Furthermore, traditions that are mutawatir and have even passed the limits of tawatur (consecutive narration) indicate that the number of the Imams is twelve. In such a situation, if a single non-certain tradition is found in opposition to all these traditions, what creditability can it have, and how can a researcher rely on it? In addition, in the Musnad of Ahmad alone, it has been narrated through thirty-odd chains of narrators from the Noble Prophet (peace be upon him and his family) that the number of Imams (peace be upon them) is twelve, and in the Sahih of Muslim this point has been narrated through eight chains, and likewise in the remaining collections, Sahihs, Sunans (books of the sunnah), and books of the Ahl al-Sunnat, this topic has been referred to numerous times.

In Shi‘a books as well traditions have been narrated with hundreds of chains that the Imams will be twelve, all of which were narrated by well-known companions and followers (tabi`in) up to two centuries before the birth of the twelfth Imam Mahdi (may Allah hasten his return) (peace be upon him), and in reality this is counted as a type of prediction and information about the future. In spite of all this, it was said that a tradition has been narrated from Sulaim that the Prophet (peace be upon him and his family) said to Amir al-Mu’minin (peace be upon him): “You and twelve people from your progeny are the true Imams.”

The reality is that in the present text and the reliable texts that before our time were in the possession of the scholars, this tradition did not exist. Moreover, there are many traditions in the book of Sulaim ibn Qays itself that explicitly mention the Imams and their names as twelve people, and have specified the names of those twelve personages from Amir al-Mu’minin (peace be upon him) to Imam Mahdi (may Allah hasten his return) (peace be upon him) in the same order in which the Shi‘a believe. This book, written in the first century after the Hijra, is reliable and the sum of its material clearly establishes the truth of the Imami school, since it contains news about Imams who were not even born in that time. Firm signs and evidence indicates the correctness of this book. Now, if we suppose the book contains such a tradition, that tradition can be interpreted in light of other books of traditions. That is, the intent of the tradition is to indicate the number of the Imams and that they are from the progeny of ‘Ali (peace be upon him), and since the majority – eleven out of twelve – of the Imams are from his progeny, it was explained in these words – which, it is likely, have not even been narrated in entirety.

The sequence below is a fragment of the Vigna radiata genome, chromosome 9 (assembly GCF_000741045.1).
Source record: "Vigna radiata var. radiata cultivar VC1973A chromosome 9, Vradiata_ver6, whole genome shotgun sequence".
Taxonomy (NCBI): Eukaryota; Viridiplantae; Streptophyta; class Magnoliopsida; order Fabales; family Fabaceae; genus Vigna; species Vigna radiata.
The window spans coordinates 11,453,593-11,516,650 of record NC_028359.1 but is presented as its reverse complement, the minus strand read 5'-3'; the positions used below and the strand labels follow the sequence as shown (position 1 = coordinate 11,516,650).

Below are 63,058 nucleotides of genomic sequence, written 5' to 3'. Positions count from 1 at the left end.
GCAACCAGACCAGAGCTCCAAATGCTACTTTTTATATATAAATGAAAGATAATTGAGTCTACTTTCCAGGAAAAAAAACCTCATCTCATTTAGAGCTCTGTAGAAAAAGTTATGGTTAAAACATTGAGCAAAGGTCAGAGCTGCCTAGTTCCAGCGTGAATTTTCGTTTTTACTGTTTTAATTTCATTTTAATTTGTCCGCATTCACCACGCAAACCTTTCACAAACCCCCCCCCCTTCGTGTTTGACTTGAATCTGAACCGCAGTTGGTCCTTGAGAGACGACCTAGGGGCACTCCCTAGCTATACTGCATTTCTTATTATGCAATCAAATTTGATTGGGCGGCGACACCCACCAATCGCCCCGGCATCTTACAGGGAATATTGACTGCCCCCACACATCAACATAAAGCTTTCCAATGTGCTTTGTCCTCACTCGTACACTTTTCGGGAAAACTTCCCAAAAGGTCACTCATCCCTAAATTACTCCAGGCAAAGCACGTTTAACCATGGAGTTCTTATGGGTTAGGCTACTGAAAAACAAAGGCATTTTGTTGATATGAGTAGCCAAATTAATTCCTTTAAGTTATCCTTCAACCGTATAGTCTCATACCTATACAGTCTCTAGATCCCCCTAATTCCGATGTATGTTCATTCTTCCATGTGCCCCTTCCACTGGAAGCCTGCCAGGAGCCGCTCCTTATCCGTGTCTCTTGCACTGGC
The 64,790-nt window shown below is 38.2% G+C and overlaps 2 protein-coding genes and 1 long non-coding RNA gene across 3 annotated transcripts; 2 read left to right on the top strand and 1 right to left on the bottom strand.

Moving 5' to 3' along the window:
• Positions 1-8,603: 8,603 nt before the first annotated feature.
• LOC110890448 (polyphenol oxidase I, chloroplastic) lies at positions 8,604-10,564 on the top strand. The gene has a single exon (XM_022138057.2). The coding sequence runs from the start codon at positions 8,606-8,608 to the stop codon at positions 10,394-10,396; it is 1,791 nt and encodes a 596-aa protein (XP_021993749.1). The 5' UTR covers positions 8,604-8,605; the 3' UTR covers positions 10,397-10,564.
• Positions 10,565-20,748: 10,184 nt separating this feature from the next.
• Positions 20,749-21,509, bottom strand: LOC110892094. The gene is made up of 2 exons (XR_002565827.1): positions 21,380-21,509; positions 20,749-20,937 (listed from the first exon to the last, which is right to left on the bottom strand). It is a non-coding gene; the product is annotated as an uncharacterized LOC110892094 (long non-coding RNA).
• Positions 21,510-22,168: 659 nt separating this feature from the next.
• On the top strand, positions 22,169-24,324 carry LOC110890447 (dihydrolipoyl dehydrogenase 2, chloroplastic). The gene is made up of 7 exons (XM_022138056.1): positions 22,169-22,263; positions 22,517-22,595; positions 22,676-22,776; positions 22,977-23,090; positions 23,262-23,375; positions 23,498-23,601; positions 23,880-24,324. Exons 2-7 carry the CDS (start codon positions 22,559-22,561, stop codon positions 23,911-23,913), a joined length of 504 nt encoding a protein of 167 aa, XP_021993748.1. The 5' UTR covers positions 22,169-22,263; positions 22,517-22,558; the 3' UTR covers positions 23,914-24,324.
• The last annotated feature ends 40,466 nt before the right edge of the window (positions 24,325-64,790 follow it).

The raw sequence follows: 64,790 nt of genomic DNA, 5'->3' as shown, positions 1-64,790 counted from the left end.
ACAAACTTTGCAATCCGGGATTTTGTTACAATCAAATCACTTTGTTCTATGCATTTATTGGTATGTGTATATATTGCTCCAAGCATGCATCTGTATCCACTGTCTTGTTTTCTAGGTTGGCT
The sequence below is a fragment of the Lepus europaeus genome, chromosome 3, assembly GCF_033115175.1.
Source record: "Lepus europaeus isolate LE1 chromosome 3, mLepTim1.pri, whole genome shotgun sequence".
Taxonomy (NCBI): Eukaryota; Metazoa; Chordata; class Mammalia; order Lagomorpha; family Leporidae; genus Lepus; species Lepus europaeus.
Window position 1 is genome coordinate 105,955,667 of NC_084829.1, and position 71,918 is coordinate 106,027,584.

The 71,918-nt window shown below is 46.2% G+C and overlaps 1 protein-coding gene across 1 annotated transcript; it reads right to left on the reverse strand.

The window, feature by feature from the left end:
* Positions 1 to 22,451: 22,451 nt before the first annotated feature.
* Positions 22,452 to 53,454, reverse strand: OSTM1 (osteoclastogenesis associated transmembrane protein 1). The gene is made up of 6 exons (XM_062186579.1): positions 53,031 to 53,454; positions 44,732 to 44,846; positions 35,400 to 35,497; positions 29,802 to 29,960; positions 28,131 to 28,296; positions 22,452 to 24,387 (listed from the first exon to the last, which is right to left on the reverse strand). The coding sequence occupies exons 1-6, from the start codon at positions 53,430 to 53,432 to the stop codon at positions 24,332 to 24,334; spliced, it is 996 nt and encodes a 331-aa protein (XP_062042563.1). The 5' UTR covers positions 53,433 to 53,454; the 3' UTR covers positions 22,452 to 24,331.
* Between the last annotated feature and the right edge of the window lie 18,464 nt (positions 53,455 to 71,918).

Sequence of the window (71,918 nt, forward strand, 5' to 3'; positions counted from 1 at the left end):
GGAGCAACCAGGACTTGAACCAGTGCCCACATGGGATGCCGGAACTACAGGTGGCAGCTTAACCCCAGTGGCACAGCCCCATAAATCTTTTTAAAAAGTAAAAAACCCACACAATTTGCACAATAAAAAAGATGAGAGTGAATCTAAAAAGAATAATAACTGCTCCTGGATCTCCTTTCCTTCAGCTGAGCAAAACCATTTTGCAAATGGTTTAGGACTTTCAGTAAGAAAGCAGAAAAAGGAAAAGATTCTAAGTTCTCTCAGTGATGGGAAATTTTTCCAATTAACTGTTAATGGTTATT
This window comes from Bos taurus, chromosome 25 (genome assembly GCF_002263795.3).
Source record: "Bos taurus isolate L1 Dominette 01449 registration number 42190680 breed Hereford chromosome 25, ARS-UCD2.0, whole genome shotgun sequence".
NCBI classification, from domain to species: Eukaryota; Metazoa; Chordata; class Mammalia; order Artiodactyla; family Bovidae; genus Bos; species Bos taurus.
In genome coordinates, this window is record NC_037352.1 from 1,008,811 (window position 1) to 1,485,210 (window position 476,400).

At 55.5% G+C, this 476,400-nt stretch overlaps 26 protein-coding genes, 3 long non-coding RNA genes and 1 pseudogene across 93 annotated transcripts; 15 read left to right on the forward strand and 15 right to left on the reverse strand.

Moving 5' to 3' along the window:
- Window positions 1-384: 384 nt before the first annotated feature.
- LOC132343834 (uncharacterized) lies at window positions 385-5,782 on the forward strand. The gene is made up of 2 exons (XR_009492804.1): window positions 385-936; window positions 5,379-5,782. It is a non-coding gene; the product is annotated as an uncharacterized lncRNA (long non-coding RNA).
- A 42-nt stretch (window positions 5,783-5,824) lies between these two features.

Ibn Nadim attributed this view opposing the traditions regarding twelve Imams to Abu Sahl Nawbakhti, which appears not to be correct, since Abu Sahl Nawbakhti is not a person to express such an opinion, which has no evidence worthy of consideration. In Shi‘a books of biographies and rijal (biographies of the narrators of hadith), in which the Nawbakhti family has been mentioned in detail, such a view has not been related regarding Abu Sahl in the section pertaining to him or to others, all have praised his school of thought, belief, and action. It appears these are the same types of mistakes that occur in the books of biographies and sects, and the writers of which have passed over them out of carelessness. Attributing such baseless beliefs to well-known individuals has no result other than to mislead uninformed or ill-informed people. In any case, the issue of Mahdawiyyah (messianism) and concealment and the remaining issues exclusive to the twelfth Imam (peace be upon him) have been in discussion since the beginning of Islam. Rather, in accordance to what is in the extant Torah and Bible, the precedent of this belief has roots in Divine religions previous to Islam and in the Old and New Testaments.

Principality of Reason or Narration in Specifying the Imam (peace be upon him)

QUESTION:

In the issue of Imamah, between reason and narration, which is given precedence? In other words, are the issues pertaining to the topic of Imamah primarily provable through intellectual proofs or narrated proofs?